The method of the present invention has been used to identify RNAs within NFTs, NTs, and SPs of AD and DS patients, which play a role in the pathogenesis of these hallmark AD lesions. An amplification RNA (aRNA) technique (Eberwine, J. et al. 1992. Proc. Natl. Acad. Sci. 89:3010-3014; Eberwine, J. et al. 1995. The Neuroscient.1:200-211; VanGelder, R. et al. 1990. Proc. Natl. Acad. Sci. USA 87:1663-1667) was used that allows identification and quantitation of multiple mRNAs of variable abundance in single immunocytochemically identified cells (Crino, P. B. and J. Eberwine. 1996. Neuron 17:1173-1187; Crino, P. B. et al. 1996. Proc. Natl. Acad. Sci. USA 93:14152-14157), as well as a method for the analysis of multiple DNA sequences from single cells in fixed tissue sections (Becker, I. et al. 1996. Lab. Invest. 75:801-807; D'Amore, F. et al. 1997. Lab. Invest. 76:219-224; Emmert-Buck, M. R. et al. 1996. Science 274:998-1001) and in situ hybridization. The presence of RNA in SPs was verified by AO histofluoresence as before, and mRNAs from individual, immunocytochemically identified SPs were amplified. The amplified products were then hybridized to known cDNAs on reverse Northern blots. By “known cDNAs” is meant cDNAs encoding proteins which have been implicated in the pathogenesis of plaques, tangles, or the degeneration of neurons in AD. Examples include, but are not limited to, cDNAs corresponding to the following classes of proteins: 1) plaque-associated proteins (amyloid-beta protein precursor, presenilin 1, heparin sulfate proteoglycan); 2) cytoskeletal proteins (tau, high, low and medium molecular weight neurofilament subunits, beta-actin, microtubule-associated proteins, nestin); 3) protein kinases and phosphatases (PP1-alpha, PP1-gamma, PP2-alphac, cyclin-dependent kinase, glycogen synthase kinase 3 beta); 4) neurotrophins and neurotrophin receptors; 5) glial enriched proteins (glial fibrillary acidic protein, apolipoprotein E, alpha 1-antichymotrypsin, interleukins); 6) transcriptional activators/cell death mediators (cyclic AMP response element binding protein, c-fos, c-jun, cyclin D1); 7) glutamate receptors and calcium channels; and 8) others (superoxide dismutase 1, dopamine-beta hydroxylase, glutamate decarboxylase, and glyceraldehyde-3′-phosphate dehydrogenase).
Due to its consistent high abundance in SPs, cyclic AMP response element binding protein mRNA (CREB mRNA) was used to normalize the hybridization signal to other mRNAs on each blot, enabling quantitative comparisons of the relative mRNA levels in individual SPs with the mRNA levels in the neurons and neuropil of CA1 in elderly control brains. Empty vector was used as a negative control. Following CREB mRNA normalization, SPs were shown to harbor two distinct populations of mRNAs, high abundance and low abundance mRNAs. There were 18 high abundance mRNAs identified including amyloid-beta protein precursor (APP), tau, bcl-2, bax, PP1-alpha, PP1-gamma, and six different AMPA/kainate glutamate receptor mRNAs. There were 33 low abundance mRNAs identified that included neurofilament subunit mRNAs and glial enriched mRNAs. Comparison of mRNAs amplified from SPs as well as CA1 neurons and neuropil revealed some distinct differences. For example, bax mRNA, which encodes a protein that promotes apoptotic cell death by interacting with the anti-apoptotic bcl-1 protein, was present in SPs at significantly higher levels than in control CA1 neurons and neuropil. It is known that bax expression is upregulated in the AD brain (MacGibbon, G. A. et al. 1997. Brain Res. 750:223-234; Su, J. H. et al. 1997. J. Neuropathol. Exp. neurol. 56:86-93). In contrast, the mRNA levels of high affinity nerve growth factors, trkB and trkC, were significantly lower in SPs compared to control CA1 neurons, a finding that is paralleled by evidence that neurotrophin signaling may be impaired in AD due to diminished expression of neurotrophin receptors (Salehi, A. et al. 1996. Neurosci. 75:373-387; Mufson, E. J. et al. 1997. Exp. Neurol. 146:91-103). Several mRNAs preferentially enriched in glia (alpha 1-act, APOE, GFAP, and IL-1) and a housekeeping gene (GAPDH) were also consistently less abundant in SPs relative to control neuropil.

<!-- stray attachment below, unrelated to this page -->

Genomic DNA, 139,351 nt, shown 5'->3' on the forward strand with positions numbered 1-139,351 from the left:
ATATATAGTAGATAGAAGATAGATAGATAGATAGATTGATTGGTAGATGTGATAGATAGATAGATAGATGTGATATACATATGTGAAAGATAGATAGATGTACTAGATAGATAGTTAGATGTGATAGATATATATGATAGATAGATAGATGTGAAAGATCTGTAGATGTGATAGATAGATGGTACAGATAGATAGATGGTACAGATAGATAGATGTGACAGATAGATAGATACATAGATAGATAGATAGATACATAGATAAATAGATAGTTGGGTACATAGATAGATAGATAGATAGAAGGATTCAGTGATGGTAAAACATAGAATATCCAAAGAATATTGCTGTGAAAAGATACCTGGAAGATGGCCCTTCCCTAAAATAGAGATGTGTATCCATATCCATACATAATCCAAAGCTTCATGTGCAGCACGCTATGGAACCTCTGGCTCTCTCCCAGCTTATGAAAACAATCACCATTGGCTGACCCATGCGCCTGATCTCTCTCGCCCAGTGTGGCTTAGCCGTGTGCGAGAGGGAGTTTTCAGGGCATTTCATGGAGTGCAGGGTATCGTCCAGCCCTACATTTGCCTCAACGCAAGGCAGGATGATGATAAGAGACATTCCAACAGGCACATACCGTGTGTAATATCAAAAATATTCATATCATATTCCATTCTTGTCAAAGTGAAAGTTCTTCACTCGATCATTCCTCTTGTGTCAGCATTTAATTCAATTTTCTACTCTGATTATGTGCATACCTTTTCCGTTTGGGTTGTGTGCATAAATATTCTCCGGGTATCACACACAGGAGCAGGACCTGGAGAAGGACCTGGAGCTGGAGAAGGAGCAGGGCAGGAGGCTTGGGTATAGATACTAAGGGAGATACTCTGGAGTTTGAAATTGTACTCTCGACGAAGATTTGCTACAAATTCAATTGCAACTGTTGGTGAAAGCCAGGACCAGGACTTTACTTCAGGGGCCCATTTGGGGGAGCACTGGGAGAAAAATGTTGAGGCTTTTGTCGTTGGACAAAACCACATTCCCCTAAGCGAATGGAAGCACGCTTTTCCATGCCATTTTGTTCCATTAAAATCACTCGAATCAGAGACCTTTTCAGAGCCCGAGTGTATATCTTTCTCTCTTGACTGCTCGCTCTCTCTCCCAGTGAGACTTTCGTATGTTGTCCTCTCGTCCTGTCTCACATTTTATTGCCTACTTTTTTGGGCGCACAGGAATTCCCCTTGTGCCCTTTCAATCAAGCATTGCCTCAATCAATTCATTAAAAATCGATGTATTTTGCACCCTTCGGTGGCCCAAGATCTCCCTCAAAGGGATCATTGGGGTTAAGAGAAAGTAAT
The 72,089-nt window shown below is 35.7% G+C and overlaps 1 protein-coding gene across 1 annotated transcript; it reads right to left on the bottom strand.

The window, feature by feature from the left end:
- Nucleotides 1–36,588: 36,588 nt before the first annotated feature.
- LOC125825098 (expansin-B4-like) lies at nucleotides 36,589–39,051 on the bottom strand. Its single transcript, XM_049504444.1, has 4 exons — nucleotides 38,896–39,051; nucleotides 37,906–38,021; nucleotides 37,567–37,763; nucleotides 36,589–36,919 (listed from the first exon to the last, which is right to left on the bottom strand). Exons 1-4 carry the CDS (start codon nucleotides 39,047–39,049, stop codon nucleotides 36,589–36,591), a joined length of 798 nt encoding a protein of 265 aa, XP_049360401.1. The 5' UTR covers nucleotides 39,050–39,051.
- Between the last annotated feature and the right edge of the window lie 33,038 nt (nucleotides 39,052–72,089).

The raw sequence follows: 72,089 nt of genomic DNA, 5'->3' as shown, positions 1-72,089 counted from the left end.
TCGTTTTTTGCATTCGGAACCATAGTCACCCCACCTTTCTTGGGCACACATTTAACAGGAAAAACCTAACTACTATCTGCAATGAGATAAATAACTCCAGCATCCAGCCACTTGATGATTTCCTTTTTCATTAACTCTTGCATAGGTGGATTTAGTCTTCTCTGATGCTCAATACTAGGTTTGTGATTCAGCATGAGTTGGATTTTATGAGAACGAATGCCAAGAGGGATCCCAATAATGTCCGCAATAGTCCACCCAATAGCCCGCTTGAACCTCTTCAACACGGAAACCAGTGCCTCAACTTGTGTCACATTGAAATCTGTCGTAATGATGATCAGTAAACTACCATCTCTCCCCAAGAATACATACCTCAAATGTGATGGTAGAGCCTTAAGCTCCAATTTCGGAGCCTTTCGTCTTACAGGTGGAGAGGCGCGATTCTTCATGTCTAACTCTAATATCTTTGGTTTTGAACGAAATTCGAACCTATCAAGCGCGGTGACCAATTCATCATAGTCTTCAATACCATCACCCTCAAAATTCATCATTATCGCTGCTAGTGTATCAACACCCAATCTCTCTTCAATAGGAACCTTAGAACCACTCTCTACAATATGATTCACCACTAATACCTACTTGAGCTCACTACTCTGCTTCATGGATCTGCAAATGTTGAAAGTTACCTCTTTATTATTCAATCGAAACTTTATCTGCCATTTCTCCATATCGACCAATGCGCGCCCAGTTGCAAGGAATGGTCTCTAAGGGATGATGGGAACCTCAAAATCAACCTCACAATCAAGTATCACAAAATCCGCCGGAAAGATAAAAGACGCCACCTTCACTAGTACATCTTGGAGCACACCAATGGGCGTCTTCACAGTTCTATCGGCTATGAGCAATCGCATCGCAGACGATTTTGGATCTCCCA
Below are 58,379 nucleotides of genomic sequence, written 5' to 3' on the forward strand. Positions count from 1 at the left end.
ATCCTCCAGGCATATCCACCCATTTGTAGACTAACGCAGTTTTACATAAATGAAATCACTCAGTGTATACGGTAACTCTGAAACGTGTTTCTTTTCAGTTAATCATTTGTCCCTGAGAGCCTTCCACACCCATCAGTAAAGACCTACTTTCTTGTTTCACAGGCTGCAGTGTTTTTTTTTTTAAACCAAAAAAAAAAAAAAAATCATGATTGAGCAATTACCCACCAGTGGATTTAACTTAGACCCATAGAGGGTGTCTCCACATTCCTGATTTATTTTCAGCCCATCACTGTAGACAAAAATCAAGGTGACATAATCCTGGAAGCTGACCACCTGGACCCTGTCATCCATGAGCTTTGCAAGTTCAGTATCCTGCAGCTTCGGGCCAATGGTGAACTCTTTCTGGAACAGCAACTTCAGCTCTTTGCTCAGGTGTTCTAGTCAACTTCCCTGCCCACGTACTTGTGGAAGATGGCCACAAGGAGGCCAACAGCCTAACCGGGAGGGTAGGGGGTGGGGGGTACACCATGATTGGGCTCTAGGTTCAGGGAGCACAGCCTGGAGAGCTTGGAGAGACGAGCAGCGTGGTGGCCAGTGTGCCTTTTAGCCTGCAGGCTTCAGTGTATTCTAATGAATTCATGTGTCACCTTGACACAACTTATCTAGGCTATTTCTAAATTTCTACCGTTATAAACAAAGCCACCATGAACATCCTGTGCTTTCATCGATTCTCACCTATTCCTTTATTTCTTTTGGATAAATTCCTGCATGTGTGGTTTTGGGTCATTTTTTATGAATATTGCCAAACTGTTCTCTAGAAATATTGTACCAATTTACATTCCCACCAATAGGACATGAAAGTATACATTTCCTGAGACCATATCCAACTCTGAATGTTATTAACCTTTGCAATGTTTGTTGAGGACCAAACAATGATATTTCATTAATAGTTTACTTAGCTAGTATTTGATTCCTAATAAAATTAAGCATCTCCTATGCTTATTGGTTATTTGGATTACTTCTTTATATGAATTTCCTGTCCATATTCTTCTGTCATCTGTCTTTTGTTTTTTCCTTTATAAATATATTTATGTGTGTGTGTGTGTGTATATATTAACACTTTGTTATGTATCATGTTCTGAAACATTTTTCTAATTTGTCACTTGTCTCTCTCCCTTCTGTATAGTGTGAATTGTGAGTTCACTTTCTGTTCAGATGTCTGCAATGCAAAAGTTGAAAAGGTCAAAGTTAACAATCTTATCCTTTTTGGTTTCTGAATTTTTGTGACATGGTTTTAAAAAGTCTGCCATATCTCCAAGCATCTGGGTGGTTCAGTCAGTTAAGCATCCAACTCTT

In situ hybridization was then used to localize selected mRNAs detected in SPs by the aRNA method to SPs in tissue sections. The presence of CREB mRNA in SPs was confirmed using a digoxigenin labeled CREB probe; and CREB mRNA was shown to be distributed throughout the corona of hippocampal SPs double-labeled with TS. Digoxigenin labeled CREB also was observed in neurons, but not in vascular amyloid deposits. Because amyloid beta is the major component of amyloid precursor plaques, and APP mRNAs have been localized to TS stained SPs by in situ hybridization (Hyman, B. T. et al. 1993. Mol. Brain Res. 18:253-258), detection of APP mRNA in SPs, CA1 neurons, and neuropil was performed by PCR. The PCR primers used differentially recognize the most abundant isoforms of APP in brain (APP695, APP751, and APP770) . APP695, the splice variant enriched within neurons, was the predominant species of APP detected in single SPs, CA1 neurons, and neuropil. To confirm the identity of the 87 base pair PCR product obtained from single SPs and CA1 neurons, this PCR product was sequenced and shown to be 100% identical to the corresponding segment of wild type APP695. This confirms that the individual mRNAs amplified from single SPs, neurons and the neuropil correspond to the cDNAs used to detect and identify these same mRNAs. Accordingly, using the method specific characterization of mRNA species sequestration in AD SPs can be performed.
Further, multiple mRNA species have now been found in individual, extracellular SPs of the AD hippocampus with this method combined with aRNA expression profiling, PCR and in situ hybridization methods. The expression profile of mRNAs amplified from these SPs is predominantly neuronal. Thus, using this method of the present invention, studies can be performed to explore the role of these mRNAs in the pathogenesis of AD as well as to identify brains with AD specific changes. Further, expression profiling information derived from the method of the present invention can be used in the design of probes specific to identified mRNA encoding proteins involved in the pathogenesis of AD. Such probes can be used in vivo to detect abnormal levels of these mRNAs which may be an early indicator of AD. The existence of a variety of specific mRNAs in AD brain is also a potential tool for use in designing new therapeutics to be used in the treatment of AD.